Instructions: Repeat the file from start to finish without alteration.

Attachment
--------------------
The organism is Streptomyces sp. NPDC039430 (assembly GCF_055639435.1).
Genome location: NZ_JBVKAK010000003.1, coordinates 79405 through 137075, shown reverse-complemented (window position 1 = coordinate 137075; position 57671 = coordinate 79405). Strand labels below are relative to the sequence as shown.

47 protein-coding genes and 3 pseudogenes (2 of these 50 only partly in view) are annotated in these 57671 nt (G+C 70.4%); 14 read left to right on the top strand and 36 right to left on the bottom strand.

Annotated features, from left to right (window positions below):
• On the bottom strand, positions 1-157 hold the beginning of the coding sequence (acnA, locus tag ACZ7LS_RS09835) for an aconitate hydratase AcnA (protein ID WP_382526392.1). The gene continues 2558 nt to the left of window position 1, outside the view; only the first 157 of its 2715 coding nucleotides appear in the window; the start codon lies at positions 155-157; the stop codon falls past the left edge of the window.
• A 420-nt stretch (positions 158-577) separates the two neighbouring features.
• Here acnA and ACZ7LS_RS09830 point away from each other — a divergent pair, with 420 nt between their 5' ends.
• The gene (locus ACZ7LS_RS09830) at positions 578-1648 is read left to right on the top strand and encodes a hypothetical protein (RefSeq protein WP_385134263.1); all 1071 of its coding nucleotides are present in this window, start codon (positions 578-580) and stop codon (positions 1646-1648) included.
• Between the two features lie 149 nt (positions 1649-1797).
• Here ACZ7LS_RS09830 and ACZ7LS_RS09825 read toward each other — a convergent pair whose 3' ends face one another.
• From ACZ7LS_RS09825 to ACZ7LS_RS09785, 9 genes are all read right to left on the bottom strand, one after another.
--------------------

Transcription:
The organism is Streptomyces sp. NPDC039430 (assembly GCF_055639435.1).
Genome location: NZ_JBVKAK010000003.1, coordinates 79405 through 137075, shown reverse-complemented (window position 1 = coordinate 137075; position 57671 = coordinate 79405). Strand labels below are relative to the sequence as shown.

47 protein-coding genes and 3 pseudogenes (2 of these 50 only partly in view) are annotated in these 57671 nt (G+C 70.4%); 14 read left to right on the top strand and 36 right to left on the bottom strand.

Annotated features, from left to right (window positions below):
• On the bottom strand, positions 1-157 hold the beginning of the coding sequence (acnA, locus tag ACZ7LS_RS09835) for an aconitate hydratase AcnA (protein ID WP_382526392.1). The gene continues 2558 nt to the left of window position 1, outside the view; only the first 157 of its 2715 coding nucleotides appear in the window; the start codon lies at positions 155-157; the stop codon falls past the left edge of the window.
• A 420-nt stretch (positions 158-577) separates the two neighbouring features.
• Here acnA and ACZ7LS_RS09830 point away from each other — a divergent pair, with 420 nt between their 5' ends.
• The gene (locus ACZ7LS_RS09830) at positions 578-1648 is read left to right on the top strand and encodes a hypothetical protein (RefSeq protein WP_385134263.1); all 1071 of its coding nucleotides are present in this window, start codon (positions 578-580) and stop codon (positions 1646-1648) included.
• Between the two features lie 149 nt (positions 1649-1797).
• Here ACZ7LS_RS09830 and ACZ7LS_RS09825 read toward each other — a convergent pair whose 3' ends face one another.
• From ACZ7LS_RS09825 to ACZ7LS_RS09785, 9 genes are all read right to left on the bottom strand, one after another.